CH Operation

We're having problems trying to figure out how the CH works with a newly installed system - Vaillant combi, Vaillant room stat (in the lounge), and an Altech controller fitted next to the boiler:
http://www.flickr.com/photos/47717472@N03/sets/72157629173085635 /
The controller was wired up to operate two of the 3 zones - brown sticker - bedrooms, and silver sticker - basement, dining room, kitchen and hall. This was custom wired by the installer - obviously, there's no water heating.
The third zone, lounge and bathroom, is controlled by the room stat. All rooms have radiator thermostats except the lounge.
Now, this is all well and good and probably very clever, but the radiators seem to have a will of their own. All zones are on constant with stat valves fully open. The lounge is fine, always has been, and temperature modulates in line with the room stat. But the other zones vary between no heat, and luke warm as if providing background. Then, occasionally, they'll belt out heat. The dining room and kitchen have been cold all day. The basement's fine, well, 17C - where me and the computer live.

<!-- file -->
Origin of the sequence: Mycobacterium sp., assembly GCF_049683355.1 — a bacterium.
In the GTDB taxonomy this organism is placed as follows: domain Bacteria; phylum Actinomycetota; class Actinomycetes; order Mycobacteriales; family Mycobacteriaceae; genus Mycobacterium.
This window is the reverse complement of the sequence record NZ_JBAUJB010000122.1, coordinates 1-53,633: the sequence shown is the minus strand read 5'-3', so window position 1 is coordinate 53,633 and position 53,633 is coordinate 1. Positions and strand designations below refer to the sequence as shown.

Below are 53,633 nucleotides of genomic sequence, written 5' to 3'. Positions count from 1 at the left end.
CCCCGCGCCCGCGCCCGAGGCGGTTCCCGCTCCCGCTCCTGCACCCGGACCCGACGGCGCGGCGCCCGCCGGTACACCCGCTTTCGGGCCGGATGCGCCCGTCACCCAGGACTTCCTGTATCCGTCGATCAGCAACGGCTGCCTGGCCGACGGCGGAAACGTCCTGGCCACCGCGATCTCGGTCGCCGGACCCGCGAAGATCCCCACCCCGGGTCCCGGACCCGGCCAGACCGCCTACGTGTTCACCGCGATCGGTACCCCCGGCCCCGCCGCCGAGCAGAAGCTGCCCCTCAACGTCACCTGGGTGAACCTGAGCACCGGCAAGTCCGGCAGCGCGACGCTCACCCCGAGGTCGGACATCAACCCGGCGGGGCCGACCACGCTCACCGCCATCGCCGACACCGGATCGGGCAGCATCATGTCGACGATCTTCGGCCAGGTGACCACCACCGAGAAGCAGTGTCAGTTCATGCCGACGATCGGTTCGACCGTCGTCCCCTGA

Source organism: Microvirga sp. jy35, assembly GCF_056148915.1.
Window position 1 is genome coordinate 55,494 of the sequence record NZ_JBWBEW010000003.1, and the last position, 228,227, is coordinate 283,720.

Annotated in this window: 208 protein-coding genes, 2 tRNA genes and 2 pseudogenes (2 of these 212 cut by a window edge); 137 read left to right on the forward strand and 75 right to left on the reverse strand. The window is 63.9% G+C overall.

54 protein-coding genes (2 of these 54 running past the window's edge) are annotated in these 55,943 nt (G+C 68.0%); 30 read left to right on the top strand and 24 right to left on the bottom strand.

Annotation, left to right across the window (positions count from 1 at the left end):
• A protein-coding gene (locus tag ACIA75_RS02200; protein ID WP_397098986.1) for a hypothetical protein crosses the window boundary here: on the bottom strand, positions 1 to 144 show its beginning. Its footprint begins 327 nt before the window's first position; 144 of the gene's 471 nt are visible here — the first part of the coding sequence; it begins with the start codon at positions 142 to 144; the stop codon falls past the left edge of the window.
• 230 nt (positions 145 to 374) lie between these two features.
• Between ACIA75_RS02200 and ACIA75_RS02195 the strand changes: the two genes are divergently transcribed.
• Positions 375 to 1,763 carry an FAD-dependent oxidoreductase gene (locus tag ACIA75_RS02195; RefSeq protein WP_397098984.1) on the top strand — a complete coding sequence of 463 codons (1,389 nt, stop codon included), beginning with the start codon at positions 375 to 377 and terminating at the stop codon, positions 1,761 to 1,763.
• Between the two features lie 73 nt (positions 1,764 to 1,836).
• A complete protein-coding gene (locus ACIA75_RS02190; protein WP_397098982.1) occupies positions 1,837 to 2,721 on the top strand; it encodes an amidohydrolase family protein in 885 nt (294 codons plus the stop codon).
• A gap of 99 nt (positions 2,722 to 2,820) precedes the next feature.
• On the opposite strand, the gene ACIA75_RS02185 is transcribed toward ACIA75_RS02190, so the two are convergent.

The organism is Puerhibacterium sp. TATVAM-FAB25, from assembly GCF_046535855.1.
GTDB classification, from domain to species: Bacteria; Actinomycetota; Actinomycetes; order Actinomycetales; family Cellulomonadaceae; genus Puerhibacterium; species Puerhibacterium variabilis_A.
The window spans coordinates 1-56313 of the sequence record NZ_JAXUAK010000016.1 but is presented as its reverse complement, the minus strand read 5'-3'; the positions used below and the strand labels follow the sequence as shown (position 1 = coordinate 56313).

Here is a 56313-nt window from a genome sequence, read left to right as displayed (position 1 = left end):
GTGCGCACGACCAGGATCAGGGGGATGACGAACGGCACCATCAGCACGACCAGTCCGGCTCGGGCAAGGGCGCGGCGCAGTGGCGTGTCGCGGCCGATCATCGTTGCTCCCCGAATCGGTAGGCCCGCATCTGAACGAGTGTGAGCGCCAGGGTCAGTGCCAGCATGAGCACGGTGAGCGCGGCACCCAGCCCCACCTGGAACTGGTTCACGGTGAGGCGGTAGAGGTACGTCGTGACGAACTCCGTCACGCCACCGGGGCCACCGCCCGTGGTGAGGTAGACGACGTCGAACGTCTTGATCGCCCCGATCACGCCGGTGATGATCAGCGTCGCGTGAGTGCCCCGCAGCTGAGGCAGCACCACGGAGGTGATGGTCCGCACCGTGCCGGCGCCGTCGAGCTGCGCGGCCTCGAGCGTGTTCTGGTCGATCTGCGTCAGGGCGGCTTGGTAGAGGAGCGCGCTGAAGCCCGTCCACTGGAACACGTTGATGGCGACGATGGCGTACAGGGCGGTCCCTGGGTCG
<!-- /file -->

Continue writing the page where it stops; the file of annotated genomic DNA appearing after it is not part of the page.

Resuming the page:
Apart from ask the installer, which is not an option, any ideas please?
Thanks, Rob
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Rob wrote:

on or more of...
1/. System full of air still
2/. System running completely unbalanced with lounge hogging all the flow.
3/. Something so idiotic it hasn't even occurred to me yet.